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Wilkinson v Kitzinger and Attorney-General (Lord Chancellor intervening) [2006] EWHC 835 (Fam)

Application for protective costs order (PCO) by petitioner seeking declaration as to marital status refused, but limit imposed on Lord Chancellor’s costs.

Family Division: Sir Mark Potter P (12 April 2006)

Summary
Application for protective costs order (PCO) by petitioner seeking declaration as to marital status refused, but limit imposed on Lord Chancellor's costs.

Background
In August 2003, the petitioner and the first respondent went through a form of marriage, lawful and valid by the law of British Columbia which recognises the validity of marriages between persons of the same sex. The petitioner was seeking a declaration under section 55 of the Family Law Act 1986 that the marriage was valid at its inception and, if necessary in order to make such a declaration, a further declaration of incompatibility under section 4 of the Human Rights Act 1998 in relation to section 11(c) of the Matrimonial Causes Act 1973 (which provides that a marriage celebrated after 31 July 1971 is void where the parties are not respectively male and female). By virtue of the relevant provisions of the Civil Partnership Act 2004, in force from 2005, the couple were treated as having formed a civil partnership and not as being married.

The petitioner brought the proceedings against the first respondent who, as her civil partner, supported her position and had no interest in opposing the proceedings. The Attorney-General was joined as a party but chose not to take an active part in the proceedings, preferring instead that the Lord Chancellor should present arguments on the Crown's behalf, as he was entitled to do pursuant to section 5 of the Human Rights Act 1998.

The Lord Chancellor had made it clear that he considered these proceedings to be misconceived as a matter of law and that, should he be successful in resisting the proceedings, he would seek an order for costs against the petitioner. Accordingly, the petitioner sought a protective costs order (PCO) that each party should bear its own costs and that there should be no further order as to costs.

The President reviewed the relevant costs rules, and referred to the decision in R (on the Application of Corner House Research) v Secretary of State for Trade and Industry [2005] EWCA Civ 192 ('the Corner House case'), which set out the principles governing the making of PCOs in public law cases raising issues of general public importance, thereby allowing claimants of limited means access to the courts without the fear of substantial orders for costs being made against them.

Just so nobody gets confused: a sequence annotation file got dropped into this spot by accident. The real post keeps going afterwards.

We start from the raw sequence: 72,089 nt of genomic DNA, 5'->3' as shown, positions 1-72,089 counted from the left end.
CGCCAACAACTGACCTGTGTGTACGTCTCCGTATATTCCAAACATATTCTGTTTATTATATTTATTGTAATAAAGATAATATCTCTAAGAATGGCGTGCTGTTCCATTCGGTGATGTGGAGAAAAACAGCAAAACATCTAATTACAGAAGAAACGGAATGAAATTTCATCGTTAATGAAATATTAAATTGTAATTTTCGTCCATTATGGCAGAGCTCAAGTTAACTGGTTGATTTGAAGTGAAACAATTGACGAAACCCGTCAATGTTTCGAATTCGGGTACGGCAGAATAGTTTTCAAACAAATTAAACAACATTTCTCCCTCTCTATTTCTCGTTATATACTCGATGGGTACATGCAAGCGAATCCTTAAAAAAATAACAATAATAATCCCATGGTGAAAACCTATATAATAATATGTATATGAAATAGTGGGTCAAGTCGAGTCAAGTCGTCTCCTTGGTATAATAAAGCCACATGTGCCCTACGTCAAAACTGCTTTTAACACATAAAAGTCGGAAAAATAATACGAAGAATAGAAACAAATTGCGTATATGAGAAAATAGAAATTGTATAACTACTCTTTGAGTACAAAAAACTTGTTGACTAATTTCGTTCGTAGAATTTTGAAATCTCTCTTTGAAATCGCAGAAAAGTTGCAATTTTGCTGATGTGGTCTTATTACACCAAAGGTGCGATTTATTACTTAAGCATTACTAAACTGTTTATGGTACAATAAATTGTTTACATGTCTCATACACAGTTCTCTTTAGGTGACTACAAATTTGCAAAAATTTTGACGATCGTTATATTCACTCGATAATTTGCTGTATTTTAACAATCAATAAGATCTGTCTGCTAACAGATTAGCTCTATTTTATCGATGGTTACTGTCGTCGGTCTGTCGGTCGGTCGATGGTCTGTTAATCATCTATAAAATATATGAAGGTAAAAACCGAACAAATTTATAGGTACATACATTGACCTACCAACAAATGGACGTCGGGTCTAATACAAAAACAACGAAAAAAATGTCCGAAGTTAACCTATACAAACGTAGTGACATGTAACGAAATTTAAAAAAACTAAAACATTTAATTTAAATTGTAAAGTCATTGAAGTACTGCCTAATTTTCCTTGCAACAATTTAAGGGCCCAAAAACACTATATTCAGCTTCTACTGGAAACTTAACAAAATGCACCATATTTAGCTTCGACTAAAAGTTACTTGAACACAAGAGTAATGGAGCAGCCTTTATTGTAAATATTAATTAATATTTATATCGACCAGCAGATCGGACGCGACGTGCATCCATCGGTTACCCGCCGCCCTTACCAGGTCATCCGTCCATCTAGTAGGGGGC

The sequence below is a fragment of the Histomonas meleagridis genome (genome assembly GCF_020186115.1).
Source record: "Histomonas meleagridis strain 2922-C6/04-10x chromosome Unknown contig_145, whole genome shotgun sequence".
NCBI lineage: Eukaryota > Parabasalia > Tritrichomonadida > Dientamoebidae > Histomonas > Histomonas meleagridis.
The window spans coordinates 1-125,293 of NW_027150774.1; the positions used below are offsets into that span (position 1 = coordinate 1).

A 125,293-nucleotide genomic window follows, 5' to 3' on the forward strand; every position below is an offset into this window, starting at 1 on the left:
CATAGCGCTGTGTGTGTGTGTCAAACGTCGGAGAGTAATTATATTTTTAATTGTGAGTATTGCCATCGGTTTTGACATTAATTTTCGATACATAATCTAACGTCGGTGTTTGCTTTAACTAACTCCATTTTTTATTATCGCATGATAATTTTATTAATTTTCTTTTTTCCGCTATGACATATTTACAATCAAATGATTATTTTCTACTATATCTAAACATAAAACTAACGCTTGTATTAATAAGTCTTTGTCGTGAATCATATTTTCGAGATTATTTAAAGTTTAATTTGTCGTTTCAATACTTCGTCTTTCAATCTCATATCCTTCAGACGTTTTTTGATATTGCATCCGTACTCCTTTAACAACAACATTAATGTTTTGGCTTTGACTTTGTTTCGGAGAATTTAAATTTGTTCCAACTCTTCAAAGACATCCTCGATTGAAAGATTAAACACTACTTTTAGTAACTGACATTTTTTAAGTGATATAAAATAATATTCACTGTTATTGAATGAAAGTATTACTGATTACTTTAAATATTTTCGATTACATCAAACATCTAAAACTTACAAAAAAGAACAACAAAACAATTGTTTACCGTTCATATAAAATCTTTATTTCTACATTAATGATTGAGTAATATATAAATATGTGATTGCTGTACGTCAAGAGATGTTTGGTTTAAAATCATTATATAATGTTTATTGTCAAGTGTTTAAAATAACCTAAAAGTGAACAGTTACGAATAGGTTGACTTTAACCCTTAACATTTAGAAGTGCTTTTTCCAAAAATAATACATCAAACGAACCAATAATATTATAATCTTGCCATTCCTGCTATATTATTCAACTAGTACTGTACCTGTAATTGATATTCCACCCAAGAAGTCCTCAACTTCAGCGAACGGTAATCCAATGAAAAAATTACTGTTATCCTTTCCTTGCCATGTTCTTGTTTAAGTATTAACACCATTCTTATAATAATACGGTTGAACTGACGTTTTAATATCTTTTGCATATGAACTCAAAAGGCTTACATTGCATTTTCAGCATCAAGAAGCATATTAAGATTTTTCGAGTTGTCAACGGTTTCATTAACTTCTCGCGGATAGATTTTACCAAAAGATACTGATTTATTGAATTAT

Although the present case was concerned with private law proceedings, the parties agreed that they were essentially 'quasi-public' in nature, in the sense that they went to matters of status, they were directed to the elucidation of public law, and they involved proceedings which might appropriately be brought in the Administrative Court but for the statutory provision contained in section 55 of the 1986 Act.

Findings
The President considered that it was not appropriate to make a PCO in this case; however, he imposed a cap of £25,000 on the amount of the Lord Chancellor's costs.

The President measured the facts of the case against the governing principles stated in the Corner House case (quoted in full in this case), and found that sufficient material existed to advance the following argument: the requirement of the Civil Partnership Act that a marriage between same-sex partners abroad must, on registration, be treated as a civil partnership and not a marriage was on the face of it discriminatory on the grounds of sexual orientation in that, despite the equivalence of the material rights and responsibilities granted by the Act to those enjoyed by married couples, the validity and dignity of the ceremony and title of marriage itself was denied to them. Nevertheless, a significant hurdle to be overcome was the requirement to tie such discrimination to an infringement of rights under Article 8 and/or 12 of the European Convention, a task made more difficult by the House of Lords' decision in Secretary of State for Work and Pensions v M [2006] UKHL 11.

Further, it was questionable whether this case raised an issue of general public importance, since it concerned an area where the law was clear (ie the distinction between marriage and civil partnership was clearly laid down and readily applicable), and. the action was being brought not to uphold the law as recently enacted but to secure its change.

Finally, the President did not consider that the petitioner would be unable to meet an order for costs (capped as referred to above) if an award of costs were considered appropriate at the end of the litigation.

Read the full text of the judgment here